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The Ten Best Articles of 2001

By Wil Forbis

It was a morning like any other at the Acid Logic offices. The whiskey bottles lay shattered on the concrete floor. The strippers were gathered on the office couch in quiet slumber. Groaning, I fumbled about for some coffee in an attempt to start the morning right. It was unusual to for me to spend a whole night at the AL complex, but I'd be informed that certain authorities were looking for me and had figured it'd be best to lay low.

"Morning, Wil!" Osama bin Laden said while strolling through the hallway. "I wish you an Allah-filled day."

"Morning, Osama," I replied. "Still comfortable in the attic?"

"It is most splendiferous, good sir," Osama replied. "Your safe harbor is most generous. I wish a thousand deaths upon your enemies in the hopes that when they perish they descend to the hundred levels of hell while birds pluck at their eyes and barb covered snakes travel through their rectums causing unimagined agony while the Afghani fruit bat claws at their…"

"Okay, Osammy, okay! Why don't you run along now?" I muttered. He'd been giving that speech every morning and it was starting to get tiresome.

"Osama!" I called out. "Before you go… what day is it?"

"It is the day the many infidels meet their final doom and the bat wings of justice fly forth to…"

"Okay, okay, forget I asked." I grumbled. "That sounds just like yesterday." I rummaged around the desk and managed to produce a calendar. "Jesus Christ!" I exclaimed. "It's January 1st of 2002! It's a whole new motherfuckin' year!"

For most people, this would be a time a great joy and jubilation. A New Year is often seen as a new beginning; a time to cleanse oneself of old habits and begin life anew. For myself it only caused increased anxiety and stomach pains. After all, I had said that in the Jan 1st issue of Acid Logic, I would release my Ten Best Acid Logic Articles of 2001 awards. What the Grammies are to music, this award ceremony would be to humorous writing. Well, humorous writing on the web. Okay, humorous writing on the web found at the address It really was a momentous occasion!

Only one problem: I'd yet to write the damn thing. I knew what the ten best Acid Logic articles of 2001 were about as well as my cat knew the Ten Commandments. So in the same panic filled, anxiety-laden state most Acid Logic material is produced in, I sat down to write.

I was about ten minutes into it, when a knock came on the door. "Max!" I said when I looked up." Why it's Max Burbank, all the way from Boston. How are you?"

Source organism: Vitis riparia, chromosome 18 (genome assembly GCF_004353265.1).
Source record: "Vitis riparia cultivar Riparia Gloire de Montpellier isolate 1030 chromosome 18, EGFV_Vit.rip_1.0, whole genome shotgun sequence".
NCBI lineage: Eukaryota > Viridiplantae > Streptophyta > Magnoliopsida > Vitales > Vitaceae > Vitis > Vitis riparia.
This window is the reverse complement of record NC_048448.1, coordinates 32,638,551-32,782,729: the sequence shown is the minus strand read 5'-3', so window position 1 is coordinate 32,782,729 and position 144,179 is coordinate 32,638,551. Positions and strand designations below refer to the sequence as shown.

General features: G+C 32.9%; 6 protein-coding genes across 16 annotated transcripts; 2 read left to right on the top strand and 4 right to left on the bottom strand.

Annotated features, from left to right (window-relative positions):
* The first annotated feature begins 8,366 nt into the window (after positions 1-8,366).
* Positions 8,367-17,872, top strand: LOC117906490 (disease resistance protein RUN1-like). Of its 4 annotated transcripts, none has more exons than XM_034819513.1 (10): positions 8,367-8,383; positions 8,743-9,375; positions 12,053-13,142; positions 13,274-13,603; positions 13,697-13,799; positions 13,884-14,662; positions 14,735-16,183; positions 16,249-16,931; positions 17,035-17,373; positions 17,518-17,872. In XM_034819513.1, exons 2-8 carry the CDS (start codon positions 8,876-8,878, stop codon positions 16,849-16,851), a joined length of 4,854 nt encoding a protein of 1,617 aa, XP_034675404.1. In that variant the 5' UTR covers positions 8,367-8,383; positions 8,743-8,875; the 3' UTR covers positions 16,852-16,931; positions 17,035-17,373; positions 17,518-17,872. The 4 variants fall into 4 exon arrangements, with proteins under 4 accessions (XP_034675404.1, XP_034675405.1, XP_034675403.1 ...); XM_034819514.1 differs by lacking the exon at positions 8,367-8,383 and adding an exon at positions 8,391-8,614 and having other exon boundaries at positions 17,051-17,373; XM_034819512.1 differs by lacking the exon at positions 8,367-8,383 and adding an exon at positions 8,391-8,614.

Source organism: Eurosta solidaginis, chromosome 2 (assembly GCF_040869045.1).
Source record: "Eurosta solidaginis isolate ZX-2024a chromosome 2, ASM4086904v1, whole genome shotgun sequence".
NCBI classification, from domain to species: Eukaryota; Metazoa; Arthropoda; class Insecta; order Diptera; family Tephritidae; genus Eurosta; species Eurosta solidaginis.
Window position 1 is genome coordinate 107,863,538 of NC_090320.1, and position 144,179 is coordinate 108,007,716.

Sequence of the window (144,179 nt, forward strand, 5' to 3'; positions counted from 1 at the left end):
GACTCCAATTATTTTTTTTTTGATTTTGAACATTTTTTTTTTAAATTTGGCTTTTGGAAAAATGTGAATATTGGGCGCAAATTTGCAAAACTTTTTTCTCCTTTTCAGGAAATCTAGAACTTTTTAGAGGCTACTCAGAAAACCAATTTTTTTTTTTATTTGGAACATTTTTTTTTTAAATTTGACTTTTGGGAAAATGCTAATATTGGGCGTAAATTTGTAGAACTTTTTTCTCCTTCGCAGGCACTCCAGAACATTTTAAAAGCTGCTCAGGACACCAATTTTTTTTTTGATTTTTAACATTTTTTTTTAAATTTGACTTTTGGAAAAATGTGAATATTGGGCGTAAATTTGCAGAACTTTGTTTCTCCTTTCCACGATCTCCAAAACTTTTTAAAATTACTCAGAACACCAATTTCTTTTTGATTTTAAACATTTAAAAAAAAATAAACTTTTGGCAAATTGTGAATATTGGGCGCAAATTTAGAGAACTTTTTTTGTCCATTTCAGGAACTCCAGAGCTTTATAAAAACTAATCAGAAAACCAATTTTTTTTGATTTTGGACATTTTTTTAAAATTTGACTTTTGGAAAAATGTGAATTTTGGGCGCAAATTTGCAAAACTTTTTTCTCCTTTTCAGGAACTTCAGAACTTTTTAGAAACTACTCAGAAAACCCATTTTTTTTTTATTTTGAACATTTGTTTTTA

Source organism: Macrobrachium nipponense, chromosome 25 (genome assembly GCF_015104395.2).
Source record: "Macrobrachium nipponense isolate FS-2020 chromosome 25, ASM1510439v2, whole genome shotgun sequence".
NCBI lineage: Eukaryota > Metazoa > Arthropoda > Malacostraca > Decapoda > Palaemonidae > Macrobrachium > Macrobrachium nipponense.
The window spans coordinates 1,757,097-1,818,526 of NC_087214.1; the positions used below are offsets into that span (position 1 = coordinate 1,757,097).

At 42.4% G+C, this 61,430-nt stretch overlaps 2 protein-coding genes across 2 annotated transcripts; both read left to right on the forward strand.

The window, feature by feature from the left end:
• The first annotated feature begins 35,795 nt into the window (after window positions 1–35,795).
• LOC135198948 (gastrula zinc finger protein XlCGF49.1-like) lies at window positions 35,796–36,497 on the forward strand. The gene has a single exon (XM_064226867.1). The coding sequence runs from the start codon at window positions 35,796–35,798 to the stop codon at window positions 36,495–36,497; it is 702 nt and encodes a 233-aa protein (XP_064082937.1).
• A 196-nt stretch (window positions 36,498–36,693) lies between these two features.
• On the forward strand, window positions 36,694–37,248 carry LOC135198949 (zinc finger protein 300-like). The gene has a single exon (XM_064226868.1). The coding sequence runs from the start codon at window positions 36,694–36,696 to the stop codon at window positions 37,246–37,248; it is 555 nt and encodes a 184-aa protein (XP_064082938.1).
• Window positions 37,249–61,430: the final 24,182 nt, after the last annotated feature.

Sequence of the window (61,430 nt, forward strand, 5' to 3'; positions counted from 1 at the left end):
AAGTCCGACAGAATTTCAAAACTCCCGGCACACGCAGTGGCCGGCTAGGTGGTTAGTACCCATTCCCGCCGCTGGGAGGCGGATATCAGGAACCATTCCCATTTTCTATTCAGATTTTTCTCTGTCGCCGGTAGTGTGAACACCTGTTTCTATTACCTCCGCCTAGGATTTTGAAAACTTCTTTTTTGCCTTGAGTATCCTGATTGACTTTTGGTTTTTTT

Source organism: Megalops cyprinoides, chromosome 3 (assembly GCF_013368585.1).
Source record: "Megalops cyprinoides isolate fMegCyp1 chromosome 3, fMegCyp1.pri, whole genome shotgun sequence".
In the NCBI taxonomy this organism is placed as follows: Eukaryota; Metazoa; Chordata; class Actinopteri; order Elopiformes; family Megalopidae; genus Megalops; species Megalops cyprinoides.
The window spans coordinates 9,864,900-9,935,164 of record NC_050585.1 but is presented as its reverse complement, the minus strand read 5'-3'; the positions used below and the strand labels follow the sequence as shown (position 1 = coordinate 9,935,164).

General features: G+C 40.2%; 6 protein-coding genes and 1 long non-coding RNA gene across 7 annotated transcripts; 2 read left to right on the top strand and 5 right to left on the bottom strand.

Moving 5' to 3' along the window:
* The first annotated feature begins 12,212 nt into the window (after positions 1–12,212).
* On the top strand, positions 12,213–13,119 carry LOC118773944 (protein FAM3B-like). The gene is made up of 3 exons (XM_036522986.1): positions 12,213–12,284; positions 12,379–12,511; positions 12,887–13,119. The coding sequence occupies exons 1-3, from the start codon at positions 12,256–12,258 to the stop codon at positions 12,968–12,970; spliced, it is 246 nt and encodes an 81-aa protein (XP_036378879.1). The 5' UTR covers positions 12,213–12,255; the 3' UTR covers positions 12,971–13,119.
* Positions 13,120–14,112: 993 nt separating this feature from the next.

"I'm doing pretty good, Wil. I told the wife and kid I needed to step out for a moment. They won't miss me for a couple days."

"Kid?" I queried. "Don't you have kids, including a new baby?"

"So that's who that is!" Max exclaimed. "I thought we'd opened a halfway house for incontinent midgets. I've got to start paying more attention!"

"So what brings you to the big city, Max" I asked.

"Well, I just thought I'd stroll by, you know… I mean I know those Acid Logic awards are coming out today. I wanted to see if I should clear out place on the old mantel place next to my Weenie award from Did I mention I won that? I beat out Dave Barry, you know. Soddy old bastard."

"Yes, Max, I believe you mentioned that a few thousand times. Congratulations. Unfortunately the Acid Logic Awards have to stay secret until I go about the painful task of contemplating each contribution made this year and formulating their intrinsic value in relation to…"

"Uhh… you mean you have picked them yet?" Max asked.

"Well, I got a general idea I replied. But I have nailed down the…"

"Gee, look…" Max hurriedly said. "I've got to get going. But, I thought you might want this little belated Christmas gift I picked up back east. It's a quarter gallon of Jim Beam Bourbon. The best in the biz!"

"Max, you know I have to give an honest opinion as to what the ten best Acid Logic articles of the year are. If I accepted this it would give the appearance of impropriety… Besides, I only drink Old Grand Dad. Now shoo! Go play 'Battleship' with Osama!"

"He's still here?" Max exclaimed. "He borrowed my box cutters last summer and never returned them. Not to mention my Plutonium supply!" And with that, the esteemed, Weenie award-winning humorist stormed off.

Writers! I thought to myself. Next they'll want to get paid. And with that I went back to work designating the awards.

"Toodly-doo, cheeky monkey!" came a call from the door. "How are you?"

"Why it's none other that Acid Logic's London correspondent, Tarryn Stewart!" I said out loud, to nobody in particular. "It's great to see you again!"

"I thought I'd finally visit your 'Merica. It doesn't seem like that big a deal. I can't see why we even bothered to fight you Bluecoats for it. But I know that today's the day you release your ten best awards. I thought I'd scamper on in and see if I picked up anything."

"No offense, Tarryn," I replied. "But you only wrote one article this year. The odds don't look good"

"Well, come on now Willy-Monkey…" Tarryn cooed. "That was a delightful piece. What was it called again?" She then moved in and began massaging my neck.

"Uhh, it was the Hanging Cross Diet, Tarryn," I replied. "Look it was a great piece, but there were a lot of great pieces this year and…"

"Let's just say," Tarryn said, breathing in my ear in her warm, sexy British accent, "That if I happened to win that award I'd be very interested in celebrating the occasion with someone, if you catch my meaning." With that she dropped a hotel key in my lap and walked out the door."

"Gulp… yes, ma'am," I managed to yelp out in a mouselike voice. I reached for a glass of water.

"Hey, buddy," a new voice came from the window. Who was climbing in but none other than John Saleeby. "How's it goin'?"

"Hey, John!" I replied. "Any reason you couldn't use the door?"

"Yeah," John replied. "The doorman wouldn't let me in. I guess this is a real class joint. It's okay, I had a lot of experience climbing out of windows whenever I did my Kennedy jokes back when I was a stand up."

"Well, the doorman does kind of like people to be wearing pants." I said

"Heh, he's a crazy old guy." John laughed. "So, you figger'd out those Acid Logic awards yet?" He gave me a friendly pat on the back.

"Well, I'm working on it." I said. "But look, John… You've consistently turned in great material for more than a year now. I don't think you have anything to…"

"Let's just say," John said, breathing in my ear in his cool, somewhat confusing Arab-Cajun accent, "That if I happened to win that award I'd be very interested in celebrating the occasion with someone, if you catch my meaning." With that he dropped a hotel key in my lap.